Learning about preferences in electronic negotiations - A volume-based measurement method
AbstractTo create an integrative solution in a bargaining problem, negotiators need to have information about each other's preferences. Empirical negotiation research therefore requires methods to measure the extent to which information about preferences is available during a negotiation. We propose such a method based on Starr's domain criterion, which was originally developed for sensitivity analysis in decision making. Our method provides indices for the amount of preference information that can be inferred both in negotiations reaching an agreement and negotiations where an agreement was not (yet) reached. To test the external validity of our proposed measures, we conduct an empirical study which shows that the proposed measures exhibit positive relationships to the success of negotiations as well as to the efficiency of outcomes that would be expected according to negotiation theory.
Download InfoIf you experience problems downloading a file, check if you have the proper application to view it first. In case of further problems read the IDEAS help page. Note that these files are not on the IDEAS site. Please be patient as the files may be large.
As the access to this document is restricted, you may want to look for a different version under "Related research" (further below) or search for a different version of it.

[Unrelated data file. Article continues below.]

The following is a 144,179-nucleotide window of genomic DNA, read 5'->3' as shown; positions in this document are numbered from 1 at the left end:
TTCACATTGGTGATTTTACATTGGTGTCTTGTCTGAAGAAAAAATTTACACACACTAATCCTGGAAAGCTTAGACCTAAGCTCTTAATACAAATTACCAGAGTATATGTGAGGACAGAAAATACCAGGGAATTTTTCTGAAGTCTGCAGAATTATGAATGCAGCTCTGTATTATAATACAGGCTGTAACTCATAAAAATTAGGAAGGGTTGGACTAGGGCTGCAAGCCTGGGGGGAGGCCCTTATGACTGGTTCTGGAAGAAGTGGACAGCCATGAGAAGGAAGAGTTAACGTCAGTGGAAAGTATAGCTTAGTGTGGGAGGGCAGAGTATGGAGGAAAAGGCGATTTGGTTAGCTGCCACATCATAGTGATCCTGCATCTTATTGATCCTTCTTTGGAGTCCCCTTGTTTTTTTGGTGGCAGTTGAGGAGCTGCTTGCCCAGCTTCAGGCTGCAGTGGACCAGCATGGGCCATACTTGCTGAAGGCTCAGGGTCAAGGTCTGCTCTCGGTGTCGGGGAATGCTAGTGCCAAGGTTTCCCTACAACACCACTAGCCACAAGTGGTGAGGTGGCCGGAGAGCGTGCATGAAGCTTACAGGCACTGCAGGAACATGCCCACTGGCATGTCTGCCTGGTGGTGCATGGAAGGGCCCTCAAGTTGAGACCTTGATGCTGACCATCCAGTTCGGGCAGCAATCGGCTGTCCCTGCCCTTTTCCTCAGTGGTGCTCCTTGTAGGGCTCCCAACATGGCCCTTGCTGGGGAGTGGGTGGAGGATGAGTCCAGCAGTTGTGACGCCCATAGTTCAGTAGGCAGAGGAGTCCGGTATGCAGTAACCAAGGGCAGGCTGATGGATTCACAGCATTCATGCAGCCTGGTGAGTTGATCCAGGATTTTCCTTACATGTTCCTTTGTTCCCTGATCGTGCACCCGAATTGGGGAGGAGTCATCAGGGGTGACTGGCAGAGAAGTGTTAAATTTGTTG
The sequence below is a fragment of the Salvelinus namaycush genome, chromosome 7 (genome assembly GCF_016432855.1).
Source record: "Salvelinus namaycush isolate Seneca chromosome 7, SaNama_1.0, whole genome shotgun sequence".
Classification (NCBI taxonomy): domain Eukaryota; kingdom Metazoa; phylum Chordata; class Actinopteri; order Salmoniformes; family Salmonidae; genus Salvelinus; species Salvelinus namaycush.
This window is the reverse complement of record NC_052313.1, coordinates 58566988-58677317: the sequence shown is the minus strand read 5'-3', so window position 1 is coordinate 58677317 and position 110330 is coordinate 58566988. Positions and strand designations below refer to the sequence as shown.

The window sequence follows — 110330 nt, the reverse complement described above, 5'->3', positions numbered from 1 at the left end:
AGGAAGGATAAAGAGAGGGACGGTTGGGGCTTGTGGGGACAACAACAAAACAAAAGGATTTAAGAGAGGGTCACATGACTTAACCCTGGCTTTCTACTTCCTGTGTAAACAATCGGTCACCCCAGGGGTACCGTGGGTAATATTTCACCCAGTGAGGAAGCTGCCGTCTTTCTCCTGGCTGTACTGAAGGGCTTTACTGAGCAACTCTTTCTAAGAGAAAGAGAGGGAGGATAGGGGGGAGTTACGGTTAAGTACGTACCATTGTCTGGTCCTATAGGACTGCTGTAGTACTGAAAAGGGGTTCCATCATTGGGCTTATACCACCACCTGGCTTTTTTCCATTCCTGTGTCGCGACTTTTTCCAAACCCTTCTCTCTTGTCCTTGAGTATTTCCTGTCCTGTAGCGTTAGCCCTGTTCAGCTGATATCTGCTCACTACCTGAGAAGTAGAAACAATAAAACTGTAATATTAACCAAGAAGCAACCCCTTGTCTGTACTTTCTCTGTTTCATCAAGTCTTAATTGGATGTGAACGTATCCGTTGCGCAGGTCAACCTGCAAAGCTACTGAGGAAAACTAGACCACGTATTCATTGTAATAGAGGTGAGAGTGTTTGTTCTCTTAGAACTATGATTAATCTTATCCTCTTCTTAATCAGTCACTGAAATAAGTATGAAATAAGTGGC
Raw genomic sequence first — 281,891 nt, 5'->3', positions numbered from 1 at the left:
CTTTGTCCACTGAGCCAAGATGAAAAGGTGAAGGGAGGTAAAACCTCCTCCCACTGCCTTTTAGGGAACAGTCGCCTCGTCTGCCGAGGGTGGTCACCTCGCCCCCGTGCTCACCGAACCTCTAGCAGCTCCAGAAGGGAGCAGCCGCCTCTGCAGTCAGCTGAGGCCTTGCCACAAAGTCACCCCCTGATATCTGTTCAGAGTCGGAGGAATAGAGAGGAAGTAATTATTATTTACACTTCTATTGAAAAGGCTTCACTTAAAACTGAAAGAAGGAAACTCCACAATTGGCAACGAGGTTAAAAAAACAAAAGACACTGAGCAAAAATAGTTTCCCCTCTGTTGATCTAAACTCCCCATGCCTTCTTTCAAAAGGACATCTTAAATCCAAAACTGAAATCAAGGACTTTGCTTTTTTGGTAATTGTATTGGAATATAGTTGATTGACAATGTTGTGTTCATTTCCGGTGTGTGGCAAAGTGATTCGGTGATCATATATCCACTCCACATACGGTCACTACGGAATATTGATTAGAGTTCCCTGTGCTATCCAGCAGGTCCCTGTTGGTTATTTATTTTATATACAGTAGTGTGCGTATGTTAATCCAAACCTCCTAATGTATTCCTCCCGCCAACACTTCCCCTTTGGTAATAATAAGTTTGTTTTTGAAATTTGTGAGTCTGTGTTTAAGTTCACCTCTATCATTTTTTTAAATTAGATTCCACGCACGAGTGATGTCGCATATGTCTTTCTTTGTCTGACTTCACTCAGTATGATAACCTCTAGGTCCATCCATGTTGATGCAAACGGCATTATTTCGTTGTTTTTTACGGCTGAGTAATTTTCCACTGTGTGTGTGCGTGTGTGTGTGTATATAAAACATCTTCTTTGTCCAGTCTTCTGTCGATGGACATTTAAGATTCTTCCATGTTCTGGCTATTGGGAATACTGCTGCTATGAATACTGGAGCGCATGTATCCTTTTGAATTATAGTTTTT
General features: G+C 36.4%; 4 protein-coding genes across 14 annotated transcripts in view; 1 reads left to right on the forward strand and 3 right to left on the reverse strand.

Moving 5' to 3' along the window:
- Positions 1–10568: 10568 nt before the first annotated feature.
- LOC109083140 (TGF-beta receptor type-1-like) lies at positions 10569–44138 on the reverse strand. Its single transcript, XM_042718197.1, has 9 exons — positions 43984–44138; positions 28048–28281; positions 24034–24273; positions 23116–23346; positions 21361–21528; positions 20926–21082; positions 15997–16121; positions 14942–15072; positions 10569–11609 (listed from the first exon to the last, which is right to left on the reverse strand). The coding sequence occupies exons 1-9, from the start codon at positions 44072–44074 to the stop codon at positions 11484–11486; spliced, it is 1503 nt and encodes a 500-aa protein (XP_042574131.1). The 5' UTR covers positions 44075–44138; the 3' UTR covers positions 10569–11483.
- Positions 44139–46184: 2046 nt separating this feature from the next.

Bibliographic InfoArticle provided by Elsevier in its journal European Journal of Operational Research.
Volume (Year): 194 (2009)
Issue (Month): 2 (April)
Contact details of provider:
Web page: http://www.elsevier.com/locate/eor
Group decisions and negotiations Learning Incomplete information Domain criterion;
Please report citation or reference errors to , or , if you are the registered author of the cited work, log in to your RePEc Author Service profile, click on "citations" and make appropriate adjustments.:
- Bertrand Mareschal, 1988.
"Weight stability intervals in multicriteria decision aid,"
ULB Institutional Repository
2013/9317, ULB -- Universite Libre de Bruxelles.
- Mareschal, Bertrand, 1988. "Weight stability intervals in multicriteria decision aid," European Journal of Operational Research, Elsevier, vol. 33(1), pages 54-64, January.
- Eiselt, H. A. & Laporte, Gilbert, 1992. "The use of domains in multicriteria decision making," European Journal of Operational Research, Elsevier, vol. 61(3), pages 292-298, September.
- Wolters, W. T. M. & Mareschal, B., 1995.
"Novel types of sensitivity analysis for additive MCDM methods,"
European Journal of Operational Research,
Elsevier, vol. 81(2), pages 281-290, March.
- Bertrand Mareschal & Wihelmus Theodorus Marie Wolters, 1995. "Novel types of sensitivity analysis for additive MCDM methods," ULB Institutional Repository 2013/9363, ULB -- Universite Libre de Bruxelles.
- Ehtamo, Harri & Kettunen, Eero & Hamalainen, Raimo P., 2001. "Searching for joint gains in multi-party negotiations," European Journal of Operational Research, Elsevier, vol. 130(1), pages 54-69, April.
- Vetschera, Rudolf, 2000. "A multi-criteria agency model with incomplete preference information," European Journal of Operational Research, Elsevier, vol. 126(1), pages 152-165, October.